Today is Armistice Day ...
At the Paul Cummins’ factory in Derby the ceramicists worked round the clock to make each of the 888,246 poppies, by hand, that will, by 11th November, complete the installation, fill the dry moats.
The carpet of poppies, spilling from the tower and sweeping around its base, has drawn praise for its dignity and creativity.
Each poppy represents a British and colonial life lost in the First World War.
A few days after I visited the Tower and this amazing poppy display … Ailsa Craddock wrote in The Saturday Times: “there were thousands of spectators looking on – I have never been in such a large crowd of well-behaved, interested and caring people from all cultures, nations and ages”.
Mrs Craddock was one of the volunteers selected to plant some of the ceramic poppies in the Moat – so she had an even better take on events, than I did.
The army of volunteers who turned out in all weathers to make sure the poppies were planted on time – grandmothers, students, civil servants, airline cabin crew, injured soldiers, holders of the Victoria Cross, charity workers …
… people of every colour and creed and every walk of life, united by a desire to take part in one of the most eye-catching installations ever mounted in London.
In the room where the volunteers assemble – some 19,000+ to date – a map shows where they have all come from. There are red dots everywhere: Australia, the Philippines, Japan, China, Alaska, Peru, Finland, Dubai … there is even one in Siberia.
|The Tower of London before the installation|
The young will greater appreciate the significance of the period and that dreadful War, after visiting this display, and remembering through their own family histories.
Each day as the sun went down, a yeoman warder read a roll call of names who had fallen during the War, a bugler played the Last Post. A hush fell among the crowds … 180 requested names were read out …
Tom Piper, who planned and constructed this sixteen acre display of poppies … a single poppy for a single life … it has taken three months to ‘plant’ every ceramic poppy – creating his memorial artwork, which has finally established itself in the public mind.
Piper, a set designer, who is acclaimed for his work with the Royal Shakespeare Company, came to the project after artist Paul Cummins, who created the first commemorative ceramic bloom, asked if he’d like to collaborate.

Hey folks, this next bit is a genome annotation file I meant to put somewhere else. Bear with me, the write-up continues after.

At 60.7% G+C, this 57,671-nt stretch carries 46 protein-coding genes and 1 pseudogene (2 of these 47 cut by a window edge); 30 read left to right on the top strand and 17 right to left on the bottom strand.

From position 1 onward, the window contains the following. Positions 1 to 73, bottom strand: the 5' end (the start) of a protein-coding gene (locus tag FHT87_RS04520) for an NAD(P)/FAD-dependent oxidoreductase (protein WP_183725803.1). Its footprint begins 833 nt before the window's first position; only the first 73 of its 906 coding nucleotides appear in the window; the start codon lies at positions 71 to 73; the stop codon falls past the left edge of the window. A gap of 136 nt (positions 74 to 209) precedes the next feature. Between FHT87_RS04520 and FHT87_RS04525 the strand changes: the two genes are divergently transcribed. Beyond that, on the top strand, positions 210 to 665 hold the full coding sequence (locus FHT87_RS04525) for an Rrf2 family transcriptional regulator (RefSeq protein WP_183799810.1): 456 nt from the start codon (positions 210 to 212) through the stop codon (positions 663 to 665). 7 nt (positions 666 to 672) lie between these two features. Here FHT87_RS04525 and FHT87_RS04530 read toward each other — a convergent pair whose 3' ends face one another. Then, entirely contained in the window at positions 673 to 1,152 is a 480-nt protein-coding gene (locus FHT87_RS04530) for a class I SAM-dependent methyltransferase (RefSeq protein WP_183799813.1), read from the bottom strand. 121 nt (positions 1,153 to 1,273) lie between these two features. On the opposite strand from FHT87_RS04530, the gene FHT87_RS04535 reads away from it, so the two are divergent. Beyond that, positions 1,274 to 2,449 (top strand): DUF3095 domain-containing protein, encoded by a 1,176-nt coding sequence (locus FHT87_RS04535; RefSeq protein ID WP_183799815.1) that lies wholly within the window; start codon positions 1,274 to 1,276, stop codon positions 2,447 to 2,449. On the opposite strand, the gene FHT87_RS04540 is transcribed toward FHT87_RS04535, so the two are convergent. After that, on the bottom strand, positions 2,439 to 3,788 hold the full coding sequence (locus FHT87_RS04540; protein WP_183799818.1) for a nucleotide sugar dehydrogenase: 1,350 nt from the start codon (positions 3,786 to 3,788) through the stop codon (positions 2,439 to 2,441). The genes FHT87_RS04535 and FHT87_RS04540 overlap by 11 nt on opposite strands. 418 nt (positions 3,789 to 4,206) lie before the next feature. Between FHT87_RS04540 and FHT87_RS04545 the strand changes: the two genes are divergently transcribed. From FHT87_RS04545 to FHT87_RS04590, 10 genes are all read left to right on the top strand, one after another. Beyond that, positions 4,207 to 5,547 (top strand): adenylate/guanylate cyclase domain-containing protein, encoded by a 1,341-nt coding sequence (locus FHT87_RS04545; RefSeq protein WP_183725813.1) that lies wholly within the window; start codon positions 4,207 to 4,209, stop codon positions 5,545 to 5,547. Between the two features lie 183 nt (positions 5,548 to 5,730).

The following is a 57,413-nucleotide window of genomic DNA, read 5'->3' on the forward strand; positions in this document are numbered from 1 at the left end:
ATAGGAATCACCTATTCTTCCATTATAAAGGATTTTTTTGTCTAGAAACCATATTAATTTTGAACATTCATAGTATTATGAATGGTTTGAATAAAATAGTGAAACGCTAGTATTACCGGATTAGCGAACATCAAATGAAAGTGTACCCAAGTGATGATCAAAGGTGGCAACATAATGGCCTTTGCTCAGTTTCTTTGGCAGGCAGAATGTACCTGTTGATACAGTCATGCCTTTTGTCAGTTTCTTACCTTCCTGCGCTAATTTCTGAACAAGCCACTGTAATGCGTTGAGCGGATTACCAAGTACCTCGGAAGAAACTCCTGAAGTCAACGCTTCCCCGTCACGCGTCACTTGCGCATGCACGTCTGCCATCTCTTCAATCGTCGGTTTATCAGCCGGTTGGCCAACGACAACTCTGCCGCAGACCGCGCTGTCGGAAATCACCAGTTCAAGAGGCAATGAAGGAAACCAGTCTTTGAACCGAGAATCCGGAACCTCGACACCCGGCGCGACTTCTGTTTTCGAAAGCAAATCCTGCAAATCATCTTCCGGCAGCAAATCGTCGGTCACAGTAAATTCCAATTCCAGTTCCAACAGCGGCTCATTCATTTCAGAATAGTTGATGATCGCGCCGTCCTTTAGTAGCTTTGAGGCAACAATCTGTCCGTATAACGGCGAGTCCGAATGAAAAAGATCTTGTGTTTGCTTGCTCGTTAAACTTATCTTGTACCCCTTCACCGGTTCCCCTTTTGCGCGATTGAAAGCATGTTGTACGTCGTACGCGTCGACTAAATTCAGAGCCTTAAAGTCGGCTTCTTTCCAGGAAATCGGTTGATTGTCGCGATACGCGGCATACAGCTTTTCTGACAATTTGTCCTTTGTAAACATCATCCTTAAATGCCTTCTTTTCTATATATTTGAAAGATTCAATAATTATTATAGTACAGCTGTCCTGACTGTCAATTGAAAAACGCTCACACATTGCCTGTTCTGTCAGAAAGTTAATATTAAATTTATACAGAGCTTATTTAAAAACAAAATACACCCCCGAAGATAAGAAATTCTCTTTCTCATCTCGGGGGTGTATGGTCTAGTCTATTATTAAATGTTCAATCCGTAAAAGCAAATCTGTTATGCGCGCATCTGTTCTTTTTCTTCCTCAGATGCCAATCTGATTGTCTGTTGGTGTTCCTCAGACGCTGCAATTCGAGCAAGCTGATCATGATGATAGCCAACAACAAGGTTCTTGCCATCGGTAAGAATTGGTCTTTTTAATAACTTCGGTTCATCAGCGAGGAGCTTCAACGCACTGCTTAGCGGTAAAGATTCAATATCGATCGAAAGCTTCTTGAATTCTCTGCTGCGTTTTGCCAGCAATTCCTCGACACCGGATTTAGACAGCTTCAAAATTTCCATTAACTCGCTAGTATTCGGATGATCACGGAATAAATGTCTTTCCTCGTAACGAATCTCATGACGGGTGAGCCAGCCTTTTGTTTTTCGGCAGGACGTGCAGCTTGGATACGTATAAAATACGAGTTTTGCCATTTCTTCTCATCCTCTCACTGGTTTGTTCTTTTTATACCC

In discussion about the installation, Piper has said that he’s learnt not to illustrate the themes of a play with the obvious … thus here it is about loss and commemoration, which has given us all in our own distinct appreciative instinct - a way to tap into the War … back to our family history, or just a realisation of the enormity of it all ….
The timing of 100 years since the start of that appalling conflict, and the fact technology has raced ahead … many more are now exploring their family trees and unearthing the true stories of their ancestors … filling in some of the blanks from distant days …
A few poppies have been held back for that key date today … the 11th hour of the 11th day, of the 11th month: Armistice Day …
The display does look beautiful … but if we/you contemplate that each poppy within that amazing art work does represent someone’s lost life during World War One … perhaps not appreciated in such full comprehension … the Bloody Sea will have done its job.
There are six Service charities that will benefit from the purchase of each poppy … someone I know bought six for their local church – to be used on Remembrance Day in the future and for other appropriate events.
Neither the designer, nor the artist have profited from the creation … and it is hoped that the two major sculptural components – the wave, and the waterfall from the Tower window – can be sold to raise extra funds.
“Blood Swept Lands and Seas of Red” is a unique art installation … which from the first poppy being planted in August, to the visits by the Queen and Royal Family, to other Service personnel, the volunteers who have planted the poppies – who have all watched this amazing ‘painting by numbers’ fulfil its potential.
|Planted poppies - to be filled in with many|
more poppies to create a 'carpet' effect
I wasn’t going to see it – but on advice, thought I should make the effort … and effort it was as my post explained! but it has opened my eyes in many a different direction. An interesting experience …
There is talk now of leaving it up … but I hope they stick with their decision to start the dismantling process … it was an opportunity, just not taken up by many, who now wish they had: an opportunity cut short – yet reflects the lives of those opportunities denied.
The coming week will let us know … the poppies have turned out to be a dignified tribute – one that will be remembered by this nation for many a decade to come.
|Wikipedia's picture for today:|
Papaver Rhoeas (bud, flower and fruit (capsule))
Two other things … the transport challenges have been met with better signage, which I certainly didn’t see on my recent trip just before Halloween … and when we donate for our poppy, once pinned on to our jackets, shirts etc …the oak leaf should be set at eleven o’clock – I hadn’t realised that before.
Apparently the idea came from a poem Paul Cummins read - from an unknown soldier, who did not return, but sent these emotive words home ... here visually recreated 100 years later ...
Another PS - perhaps I should add that I believe it was 20 million human beings, who each lost their life in World War One ... it was a real world war. As Trisha mentioned below ... an estimate of 55 million lost their lives in both World Wars.
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